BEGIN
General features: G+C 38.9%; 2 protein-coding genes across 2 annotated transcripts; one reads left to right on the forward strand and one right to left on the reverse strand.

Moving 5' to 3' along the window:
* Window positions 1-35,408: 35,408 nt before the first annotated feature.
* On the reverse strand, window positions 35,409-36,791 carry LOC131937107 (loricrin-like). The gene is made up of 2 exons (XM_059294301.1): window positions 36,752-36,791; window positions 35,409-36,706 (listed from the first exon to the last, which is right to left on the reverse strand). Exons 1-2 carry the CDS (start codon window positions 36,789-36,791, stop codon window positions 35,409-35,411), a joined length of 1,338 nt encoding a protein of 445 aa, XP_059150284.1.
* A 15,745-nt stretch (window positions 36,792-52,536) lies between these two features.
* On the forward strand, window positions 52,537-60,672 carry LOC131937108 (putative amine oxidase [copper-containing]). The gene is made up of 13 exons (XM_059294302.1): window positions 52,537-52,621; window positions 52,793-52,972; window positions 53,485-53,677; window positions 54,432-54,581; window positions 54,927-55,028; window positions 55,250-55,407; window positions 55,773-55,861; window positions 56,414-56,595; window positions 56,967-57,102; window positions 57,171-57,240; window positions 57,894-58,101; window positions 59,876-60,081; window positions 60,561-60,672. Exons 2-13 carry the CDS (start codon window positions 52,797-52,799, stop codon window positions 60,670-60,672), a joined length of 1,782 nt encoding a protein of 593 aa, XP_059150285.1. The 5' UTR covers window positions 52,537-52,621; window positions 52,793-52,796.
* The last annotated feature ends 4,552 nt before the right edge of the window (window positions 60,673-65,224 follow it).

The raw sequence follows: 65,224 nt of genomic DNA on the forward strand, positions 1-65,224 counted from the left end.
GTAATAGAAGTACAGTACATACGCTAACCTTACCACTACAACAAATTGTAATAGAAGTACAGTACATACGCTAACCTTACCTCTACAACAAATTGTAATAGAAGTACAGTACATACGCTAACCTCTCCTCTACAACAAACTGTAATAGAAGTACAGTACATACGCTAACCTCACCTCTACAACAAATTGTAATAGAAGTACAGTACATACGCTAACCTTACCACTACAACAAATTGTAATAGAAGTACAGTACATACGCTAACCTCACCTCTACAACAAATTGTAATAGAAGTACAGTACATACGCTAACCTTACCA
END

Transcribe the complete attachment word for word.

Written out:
General features: G+C 38.9%; 2 protein-coding genes across 2 annotated transcripts; one reads left to right on the forward strand and one right to left on the reverse strand.

Moving 5' to 3' along the window:
* Window positions 1-35,408: 35,408 nt before the first annotated feature.
* On the reverse strand, window positions 35,409-36,791 carry LOC131937107 (loricrin-like). The gene is made up of 2 exons (XM_059294301.1): window positions 36,752-36,791; window positions 35,409-36,706 (listed from the first exon to the last, which is right to left on the reverse strand). Exons 1-2 carry the CDS (start codon window positions 36,789-36,791, stop codon window positions 35,409-35,411), a joined length of 1,338 nt encoding a protein of 445 aa, XP_059150284.1.
* A 15,745-nt stretch (window positions 36,792-52,536) lies between these two features.
* On the forward strand, window positions 52,537-60,672 carry LOC131937108 (putative amine oxidase [copper-containing]). The gene is made up of 13 exons (XM_059294302.1): window positions 52,537-52,621; window positions 52,793-52,972; window positions 53,485-53,677; window positions 54,432-54,581; window positions 54,927-55,028; window positions 55,250-55,407; window positions 55,773-55,861; window positions 56,414-56,595; window positions 56,967-57,102; window positions 57,171-57,240; window positions 57,894-58,101; window positions 59,876-60,081; window positions 60,561-60,672. Exons 2-13 carry the CDS (start codon window positions 52,797-52,799, stop codon window positions 60,670-60,672), a joined length of 1,782 nt encoding a protein of 593 aa, XP_059150285.1. The 5' UTR covers window positions 52,537-52,621; window positions 52,793-52,796.
* The last annotated feature ends 4,552 nt before the right edge of the window (window positions 60,673-65,224 follow it).

The raw sequence follows: 65,224 nt of genomic DNA on the forward strand, positions 1-65,224 counted from the left end.
GTAATAGAAGTACAGTACATACGCTAACCTTACCACTACAACAAATTGTAATAGAAGTACAGTACATACGCTAACCTTACCTCTACAACAAATTGTAATAGAAGTACAGTACATACGCTAACCTCTCCTCTACAACAAACTGTAATAGAAGTACAGTACATACGCTAACCTCACCTCTACAACAAATTGTAATAGAAGTACAGTACATACGCTAACCTTACCACTACAACAAATTGTAATAGAAGTACAGTACATACGCTAACCTCACCTCTACAACAAATTGTAATAGAAGTACAGTACATACGCTAACCTTACCA